All I know is that you can't get bugger all for Granadas. I'm struggling to get a fuel distributor, a windscreen and a set of bumpers for mine. Honestly, old Euro Fords are worse catered for than old Japanese chod and that isn't well catered for. Let me know what you need and I'll see what I can dig up.
You are very welcome. I realize that these German fire engines are relatively unspectacular looking compared with what some American fire stations are able to display on open doors day, but you have to consider, that the requirements are very different indeed. In Germany, the emphasis is on versatility and maneuverability. In a densely populated country with good infrastructure, big tanks aren't necessary, because there are hydrants everywhere, unless there is a lake/pond/river nearby to deploy the submersible pumps. The vehicles have to be relatively small to be able to be driven on the narrow streets of old towns as well as narrow twisty roads in mountainous or rural areas. The 15/16 ton max mass is due to being able to cross even smaller bridges. And the standardization of the vehicles is not due to a genetic German obsession for it, it has a very practical background. In case of big disasters, like the recent train wreck for example, rescue crews from numerous surrounding stations respond. Due to the standardization, all crews can operate each others apparatus, thus crews can team up to handle the most imminent rescue tasks without facing unfamiliar equipment.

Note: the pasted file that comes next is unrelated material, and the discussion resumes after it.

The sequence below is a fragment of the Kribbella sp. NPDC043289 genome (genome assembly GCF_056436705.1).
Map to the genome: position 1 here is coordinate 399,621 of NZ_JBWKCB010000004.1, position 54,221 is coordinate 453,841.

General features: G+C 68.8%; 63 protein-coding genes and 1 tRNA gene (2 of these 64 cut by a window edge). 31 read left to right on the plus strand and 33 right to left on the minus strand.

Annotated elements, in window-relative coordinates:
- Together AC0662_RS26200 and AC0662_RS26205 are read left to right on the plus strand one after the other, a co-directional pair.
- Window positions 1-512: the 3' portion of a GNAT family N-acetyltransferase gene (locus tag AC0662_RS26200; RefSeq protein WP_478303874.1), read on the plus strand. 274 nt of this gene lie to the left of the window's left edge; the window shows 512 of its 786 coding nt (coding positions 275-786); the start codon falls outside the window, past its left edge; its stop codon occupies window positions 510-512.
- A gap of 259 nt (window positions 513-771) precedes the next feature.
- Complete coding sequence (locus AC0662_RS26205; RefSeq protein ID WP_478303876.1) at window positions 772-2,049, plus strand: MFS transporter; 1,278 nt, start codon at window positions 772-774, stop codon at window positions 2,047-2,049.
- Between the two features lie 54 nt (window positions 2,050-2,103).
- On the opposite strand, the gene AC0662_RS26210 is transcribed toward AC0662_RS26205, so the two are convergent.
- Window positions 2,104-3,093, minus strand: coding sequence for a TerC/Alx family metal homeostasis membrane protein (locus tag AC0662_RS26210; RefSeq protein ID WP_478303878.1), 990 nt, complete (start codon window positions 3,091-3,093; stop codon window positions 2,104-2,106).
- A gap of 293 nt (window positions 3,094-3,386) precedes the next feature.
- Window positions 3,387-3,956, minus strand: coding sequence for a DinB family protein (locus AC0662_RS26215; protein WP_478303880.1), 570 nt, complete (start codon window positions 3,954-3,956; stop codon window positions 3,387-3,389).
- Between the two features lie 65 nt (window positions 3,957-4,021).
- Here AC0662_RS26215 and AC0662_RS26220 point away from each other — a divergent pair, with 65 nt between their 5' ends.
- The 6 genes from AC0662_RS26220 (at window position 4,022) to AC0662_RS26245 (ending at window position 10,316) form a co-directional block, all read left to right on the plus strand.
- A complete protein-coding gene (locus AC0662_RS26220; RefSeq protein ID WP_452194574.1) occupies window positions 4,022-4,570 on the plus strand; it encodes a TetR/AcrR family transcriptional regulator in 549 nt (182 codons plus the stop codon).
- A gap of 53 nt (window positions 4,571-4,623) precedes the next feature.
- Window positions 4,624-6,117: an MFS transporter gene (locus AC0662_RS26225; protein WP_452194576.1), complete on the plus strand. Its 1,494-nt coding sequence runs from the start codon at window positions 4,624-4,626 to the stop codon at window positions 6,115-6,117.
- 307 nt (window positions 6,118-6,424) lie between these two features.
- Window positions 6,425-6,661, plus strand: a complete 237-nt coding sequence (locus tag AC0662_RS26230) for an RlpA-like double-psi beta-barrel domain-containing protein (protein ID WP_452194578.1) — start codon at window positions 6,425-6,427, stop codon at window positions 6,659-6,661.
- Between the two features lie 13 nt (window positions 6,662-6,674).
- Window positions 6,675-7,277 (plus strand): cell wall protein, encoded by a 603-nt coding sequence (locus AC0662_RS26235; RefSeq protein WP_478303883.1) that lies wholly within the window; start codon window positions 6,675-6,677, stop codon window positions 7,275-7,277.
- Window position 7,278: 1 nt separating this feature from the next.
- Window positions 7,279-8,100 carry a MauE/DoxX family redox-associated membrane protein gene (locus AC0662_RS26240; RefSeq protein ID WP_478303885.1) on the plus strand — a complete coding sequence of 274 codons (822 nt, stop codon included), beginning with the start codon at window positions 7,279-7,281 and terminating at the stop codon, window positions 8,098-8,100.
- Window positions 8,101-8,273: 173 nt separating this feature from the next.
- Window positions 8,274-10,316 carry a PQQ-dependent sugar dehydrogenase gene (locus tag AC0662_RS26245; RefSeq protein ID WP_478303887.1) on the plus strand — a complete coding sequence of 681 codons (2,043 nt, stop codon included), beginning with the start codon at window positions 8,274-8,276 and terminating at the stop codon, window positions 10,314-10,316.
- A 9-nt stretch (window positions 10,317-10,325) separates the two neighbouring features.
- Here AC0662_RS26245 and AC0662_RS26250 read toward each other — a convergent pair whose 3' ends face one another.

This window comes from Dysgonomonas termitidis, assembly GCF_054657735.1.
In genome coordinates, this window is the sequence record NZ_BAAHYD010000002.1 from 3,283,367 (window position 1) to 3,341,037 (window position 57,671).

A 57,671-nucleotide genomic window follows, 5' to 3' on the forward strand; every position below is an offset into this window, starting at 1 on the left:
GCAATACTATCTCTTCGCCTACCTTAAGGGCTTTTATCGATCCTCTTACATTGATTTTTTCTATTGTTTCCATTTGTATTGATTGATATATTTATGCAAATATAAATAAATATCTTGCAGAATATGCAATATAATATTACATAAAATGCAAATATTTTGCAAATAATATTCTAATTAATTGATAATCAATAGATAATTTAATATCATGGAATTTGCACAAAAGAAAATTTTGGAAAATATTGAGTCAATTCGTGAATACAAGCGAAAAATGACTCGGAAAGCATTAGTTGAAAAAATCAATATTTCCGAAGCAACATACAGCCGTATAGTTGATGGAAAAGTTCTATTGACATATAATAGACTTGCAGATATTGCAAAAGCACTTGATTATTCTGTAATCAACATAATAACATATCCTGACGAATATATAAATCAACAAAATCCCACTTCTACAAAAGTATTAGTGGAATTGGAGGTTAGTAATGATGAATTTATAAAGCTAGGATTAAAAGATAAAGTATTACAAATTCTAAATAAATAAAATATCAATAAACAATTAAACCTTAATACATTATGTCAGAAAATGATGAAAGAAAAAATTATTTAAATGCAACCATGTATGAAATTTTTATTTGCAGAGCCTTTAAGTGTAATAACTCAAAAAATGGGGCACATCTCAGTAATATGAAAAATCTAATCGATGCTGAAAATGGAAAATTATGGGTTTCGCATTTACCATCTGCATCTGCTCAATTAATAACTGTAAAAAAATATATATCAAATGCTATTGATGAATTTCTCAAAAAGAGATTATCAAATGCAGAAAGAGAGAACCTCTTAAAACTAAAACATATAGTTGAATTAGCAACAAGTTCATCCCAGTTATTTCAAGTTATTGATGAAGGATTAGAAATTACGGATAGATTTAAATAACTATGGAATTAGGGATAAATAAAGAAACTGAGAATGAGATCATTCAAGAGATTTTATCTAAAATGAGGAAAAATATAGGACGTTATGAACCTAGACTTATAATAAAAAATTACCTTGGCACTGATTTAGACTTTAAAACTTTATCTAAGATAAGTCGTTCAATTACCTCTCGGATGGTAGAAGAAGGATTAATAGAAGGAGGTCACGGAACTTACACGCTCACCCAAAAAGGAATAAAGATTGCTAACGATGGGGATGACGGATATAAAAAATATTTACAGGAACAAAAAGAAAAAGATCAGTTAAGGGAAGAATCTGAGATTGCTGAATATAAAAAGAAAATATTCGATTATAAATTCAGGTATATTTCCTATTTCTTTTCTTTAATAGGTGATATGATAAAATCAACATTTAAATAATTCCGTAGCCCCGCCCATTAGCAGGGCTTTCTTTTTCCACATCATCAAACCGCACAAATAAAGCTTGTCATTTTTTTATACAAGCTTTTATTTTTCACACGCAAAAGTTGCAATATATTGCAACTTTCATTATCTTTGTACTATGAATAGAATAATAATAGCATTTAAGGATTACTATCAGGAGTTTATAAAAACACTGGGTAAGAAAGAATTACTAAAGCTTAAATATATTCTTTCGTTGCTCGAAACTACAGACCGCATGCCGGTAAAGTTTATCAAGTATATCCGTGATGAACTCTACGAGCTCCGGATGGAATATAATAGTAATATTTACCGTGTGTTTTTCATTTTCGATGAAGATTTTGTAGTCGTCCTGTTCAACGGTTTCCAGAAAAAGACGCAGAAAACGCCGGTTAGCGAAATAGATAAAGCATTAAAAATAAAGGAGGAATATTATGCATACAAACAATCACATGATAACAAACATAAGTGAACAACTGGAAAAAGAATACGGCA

The '68 also had a more pointed grille and divided taillights. The front running lights (on non-RS models) were also changed from circular to oval. With the Astro Ventilation that allowed the omission of the vent windows came a revised dashboard containing - well - air vents. The seat pattern was also changed.
Don't paint the black parts that are supposed to be rubber or plastic on the real thing. The frame and headlight bowl, which are metal painted black on the real thing, need to be painted on the model, too.